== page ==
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Corner Brook Kinsmen Club were kept on their toes at canteen during Hockey Day in Canada


1,800 pounds of French fries sold during two packed houses.

Over $23,000 in revenue from sales.

Needless to say, it wasn’t a normal weekend for the Kinsmen Club of Corner Brook when it comes to running the canteen at the Corner Book Civic Centre.

Colin Pilgrim, who is responsible for running the canteen for the Kinsmen with members Greg Barnes and Keith Hobbs, said his organization felt prepared for a busy weekend, but it ended up being a tad busier than he and anyone else envisioned.

Pilgrim said it was so busy that one of his Kinsmen members told him the canteen was busier during Hockey Day in Canada than it was when Corner Brook hosted the 1999 Canada Winter Games in Corner Brook.

He said 14 members of the club, with a helping hand from spouses and family members, were scurrying about for about 10 hours on Friday and Saturday, and it was a steady go trying to replenish the stock after running out of french fries on Friday and pizza on both days.

Friday night saw a sellout crowd of over 3,000 people for the NHL/Corner Brook Royals alumni game, while Saturday the Civic Centre was full for the West Coast Senior Hockey League game between the Corner Brook Royals and Stephenville Jets.

“We never envisioned it would be so crazy,” Pilgrim said Tuesday afternoon.

Members were busy throughout the day with children going nuts for popcorn and cotton candy, and he was happy to see a great weekend when he looked at the impressive sales made in a very short period of time.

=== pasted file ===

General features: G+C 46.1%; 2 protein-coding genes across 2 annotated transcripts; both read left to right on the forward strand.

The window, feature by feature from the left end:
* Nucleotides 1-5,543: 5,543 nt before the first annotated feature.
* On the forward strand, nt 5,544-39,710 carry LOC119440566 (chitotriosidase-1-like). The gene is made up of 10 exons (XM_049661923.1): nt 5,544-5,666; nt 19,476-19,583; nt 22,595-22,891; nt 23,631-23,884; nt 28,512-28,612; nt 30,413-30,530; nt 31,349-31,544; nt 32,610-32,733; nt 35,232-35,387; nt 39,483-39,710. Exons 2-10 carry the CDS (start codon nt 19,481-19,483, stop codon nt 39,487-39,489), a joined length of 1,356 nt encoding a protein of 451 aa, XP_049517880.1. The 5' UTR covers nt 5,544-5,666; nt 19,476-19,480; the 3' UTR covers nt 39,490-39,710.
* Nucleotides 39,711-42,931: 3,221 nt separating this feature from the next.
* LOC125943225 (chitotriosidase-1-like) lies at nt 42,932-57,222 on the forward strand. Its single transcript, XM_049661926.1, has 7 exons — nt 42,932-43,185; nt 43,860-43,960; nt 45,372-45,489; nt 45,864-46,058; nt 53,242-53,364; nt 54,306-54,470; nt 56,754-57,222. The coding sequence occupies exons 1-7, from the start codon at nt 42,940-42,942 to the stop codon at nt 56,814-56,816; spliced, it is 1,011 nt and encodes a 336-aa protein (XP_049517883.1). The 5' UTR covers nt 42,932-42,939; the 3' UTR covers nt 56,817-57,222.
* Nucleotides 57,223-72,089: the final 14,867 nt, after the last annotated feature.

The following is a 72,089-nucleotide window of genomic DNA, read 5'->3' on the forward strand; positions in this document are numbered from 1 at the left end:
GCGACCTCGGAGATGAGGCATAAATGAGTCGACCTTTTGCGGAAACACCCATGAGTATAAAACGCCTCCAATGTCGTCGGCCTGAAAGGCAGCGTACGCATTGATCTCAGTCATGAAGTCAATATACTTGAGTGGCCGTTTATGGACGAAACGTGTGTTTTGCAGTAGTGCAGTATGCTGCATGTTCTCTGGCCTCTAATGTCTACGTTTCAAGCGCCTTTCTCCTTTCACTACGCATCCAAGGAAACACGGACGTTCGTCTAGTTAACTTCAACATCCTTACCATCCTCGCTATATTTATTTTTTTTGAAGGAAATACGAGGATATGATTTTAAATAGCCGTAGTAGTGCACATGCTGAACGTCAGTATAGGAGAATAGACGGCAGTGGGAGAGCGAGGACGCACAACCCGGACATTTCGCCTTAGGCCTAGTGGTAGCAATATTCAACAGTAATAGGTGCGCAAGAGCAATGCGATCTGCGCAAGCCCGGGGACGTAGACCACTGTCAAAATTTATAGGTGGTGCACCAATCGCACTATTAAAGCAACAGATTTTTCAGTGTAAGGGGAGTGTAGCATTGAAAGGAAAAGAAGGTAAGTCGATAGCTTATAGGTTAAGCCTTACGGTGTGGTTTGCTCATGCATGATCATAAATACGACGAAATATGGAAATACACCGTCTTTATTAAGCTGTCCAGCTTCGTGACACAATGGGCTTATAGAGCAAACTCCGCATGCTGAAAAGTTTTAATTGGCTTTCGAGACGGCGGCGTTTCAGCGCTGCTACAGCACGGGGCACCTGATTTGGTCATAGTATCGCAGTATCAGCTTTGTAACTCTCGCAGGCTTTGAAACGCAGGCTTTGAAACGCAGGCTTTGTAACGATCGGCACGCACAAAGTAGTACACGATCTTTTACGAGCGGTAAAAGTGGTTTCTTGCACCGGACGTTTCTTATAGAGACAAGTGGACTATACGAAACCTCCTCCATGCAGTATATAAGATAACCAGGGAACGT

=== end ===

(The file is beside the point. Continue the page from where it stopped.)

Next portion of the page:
It may have been a crazy time, but Pilgrim is all smiles knowing the club has a fair chunk of change that it can invest back into the community.

Corner Brook was a busy place all week with the cameras rolling and the city and its people in the spotlight from coast to coast.

According to Sportsnet, The Scotiabank Hockey Day in Canada live broadcast from Corner Brook on Saturday was watched by one in four Canadians — reaching a total of 9.1 million viewers.

That impressive number involved an average minute audience of 1.23 million Canadians, which translated to a seven per cent increase over the 2017 edition and up 21 per cent from the 2016 marathon telecast.

Sportsnet was the most-watched specialty network in Canada on Saturday with an audience share of 5.3 for the day.

Hockey Day in Canada is here and gone, but it’s easy to see there was plenty of reason to think it was all worth the time and effort because so many people are better off because it happened.

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